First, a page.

AWS Simple Workflow Service (SWF) – Part 1

AWS Simple Workflow Service (SWF) – Part 1

Programming Applications in Java with the Flow Framework for AWS’ Simple Workflow Service (SWF). In life, we often follow steps to accomplish something, for example, trying to figure why the lamp does not work. This is an easy problem at first. This gets more complicated when other people are involved. First, you need people qualified to do the work. Imagine a janitor in the above diagram. You communicate the problem that the lamp is out, you have access to them and they are qualified to fix this, and then they begin the steps necessary to do so.

Now imagine this example with a group of janitors. Who does what and when? How does Joe know Sally already checked that it is plugged in? It gets very complicated, very fast.

Now imagine, trying to automate even this simple issue with a computer. Pieces have to communicate steps back and forth to know if the problem is solved and to move onto the next step, and what that next step is. (Ok, it is plugged in, what now?) They have to know who did what, and what they should do next. Sound exhausting? It is!

In steps Amazon Simple Workflow Service to the rescue! It lets you focus on the steps themselves (in this case the colored steps above), without having to manage the communication between the pieces doing the work, or how many pieces are needed and for how long. So we have 1000 lamps out? No problem, Amazon just “boots” up a few more janitors until it’s done (with each janitor knowing who checked what!), and then “turns the janitors off” when the work is completed. We build the steps, Amazon does the rest, automatically.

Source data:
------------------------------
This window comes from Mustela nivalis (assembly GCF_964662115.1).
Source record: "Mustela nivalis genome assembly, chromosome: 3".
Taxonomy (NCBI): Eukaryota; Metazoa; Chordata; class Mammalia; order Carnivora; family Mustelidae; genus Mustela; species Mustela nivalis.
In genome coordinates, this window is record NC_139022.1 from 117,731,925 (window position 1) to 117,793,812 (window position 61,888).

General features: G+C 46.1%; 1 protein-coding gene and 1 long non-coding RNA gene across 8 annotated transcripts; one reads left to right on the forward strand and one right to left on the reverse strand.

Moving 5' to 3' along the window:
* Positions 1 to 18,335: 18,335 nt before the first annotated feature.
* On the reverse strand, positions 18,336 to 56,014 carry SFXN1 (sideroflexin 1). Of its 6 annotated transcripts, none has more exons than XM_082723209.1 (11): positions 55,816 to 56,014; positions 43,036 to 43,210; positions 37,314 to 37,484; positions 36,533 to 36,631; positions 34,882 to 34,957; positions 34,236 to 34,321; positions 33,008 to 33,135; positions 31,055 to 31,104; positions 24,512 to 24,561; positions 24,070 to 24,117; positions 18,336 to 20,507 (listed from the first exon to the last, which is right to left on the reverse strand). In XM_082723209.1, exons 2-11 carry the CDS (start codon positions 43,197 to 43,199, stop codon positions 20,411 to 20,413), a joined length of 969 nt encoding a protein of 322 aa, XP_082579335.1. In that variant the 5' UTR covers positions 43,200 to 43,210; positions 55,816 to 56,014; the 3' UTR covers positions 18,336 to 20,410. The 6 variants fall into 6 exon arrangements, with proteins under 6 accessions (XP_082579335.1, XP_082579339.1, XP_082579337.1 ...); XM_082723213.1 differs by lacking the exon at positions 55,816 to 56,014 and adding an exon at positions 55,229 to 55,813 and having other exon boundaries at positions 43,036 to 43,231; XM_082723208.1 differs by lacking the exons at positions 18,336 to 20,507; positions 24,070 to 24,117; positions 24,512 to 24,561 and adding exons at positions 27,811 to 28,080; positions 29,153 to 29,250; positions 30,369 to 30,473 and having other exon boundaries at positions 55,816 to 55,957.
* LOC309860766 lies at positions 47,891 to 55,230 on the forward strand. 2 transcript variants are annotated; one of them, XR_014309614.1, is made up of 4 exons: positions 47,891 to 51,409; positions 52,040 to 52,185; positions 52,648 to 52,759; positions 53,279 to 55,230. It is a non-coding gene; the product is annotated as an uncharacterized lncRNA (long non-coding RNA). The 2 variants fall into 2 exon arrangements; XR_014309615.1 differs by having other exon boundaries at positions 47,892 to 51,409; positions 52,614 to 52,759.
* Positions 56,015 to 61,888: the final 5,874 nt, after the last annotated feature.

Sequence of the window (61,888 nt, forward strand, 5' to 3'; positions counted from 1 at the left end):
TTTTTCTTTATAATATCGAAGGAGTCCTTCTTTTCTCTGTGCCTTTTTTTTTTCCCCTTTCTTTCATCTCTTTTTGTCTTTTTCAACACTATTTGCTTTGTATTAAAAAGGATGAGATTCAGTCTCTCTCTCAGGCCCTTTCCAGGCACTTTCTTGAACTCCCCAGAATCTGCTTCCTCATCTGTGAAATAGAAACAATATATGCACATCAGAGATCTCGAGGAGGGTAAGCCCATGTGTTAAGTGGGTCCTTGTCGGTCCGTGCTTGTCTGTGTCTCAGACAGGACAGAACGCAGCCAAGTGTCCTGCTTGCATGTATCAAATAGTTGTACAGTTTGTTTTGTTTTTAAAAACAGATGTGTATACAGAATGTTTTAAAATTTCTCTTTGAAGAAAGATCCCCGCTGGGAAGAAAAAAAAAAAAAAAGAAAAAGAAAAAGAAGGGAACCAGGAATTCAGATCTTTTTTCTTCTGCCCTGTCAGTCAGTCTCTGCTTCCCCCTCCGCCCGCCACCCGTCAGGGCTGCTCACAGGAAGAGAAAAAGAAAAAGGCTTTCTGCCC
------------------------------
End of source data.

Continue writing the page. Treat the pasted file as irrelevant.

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Why Workflows

In general terms, a workflow process depicts sequences of operations (called steps) needed for achieving an end result. These steps represent work done by Agents, like persons (or groups of persons) or computers.

We don’t often perceive these processes as they happen, but they are fairly common and intuitive: For instance, right now I’m an agent in one process – Writing – in a Workflow Process for Content Production. Once I finish this article, I’ll mail my editor, who will coordinate with other Agents (SEO, Copy Editing, Technical Review, Formatting), and the end result will be an article.

However, the whole process carries tacit States and Metadata: Articles are going to be revised several times, and communication must be carried out for validation, making corrections if needed. By being intuitive, we often don’t even notice that we’re working as agents in several Workflow Processes at any given time.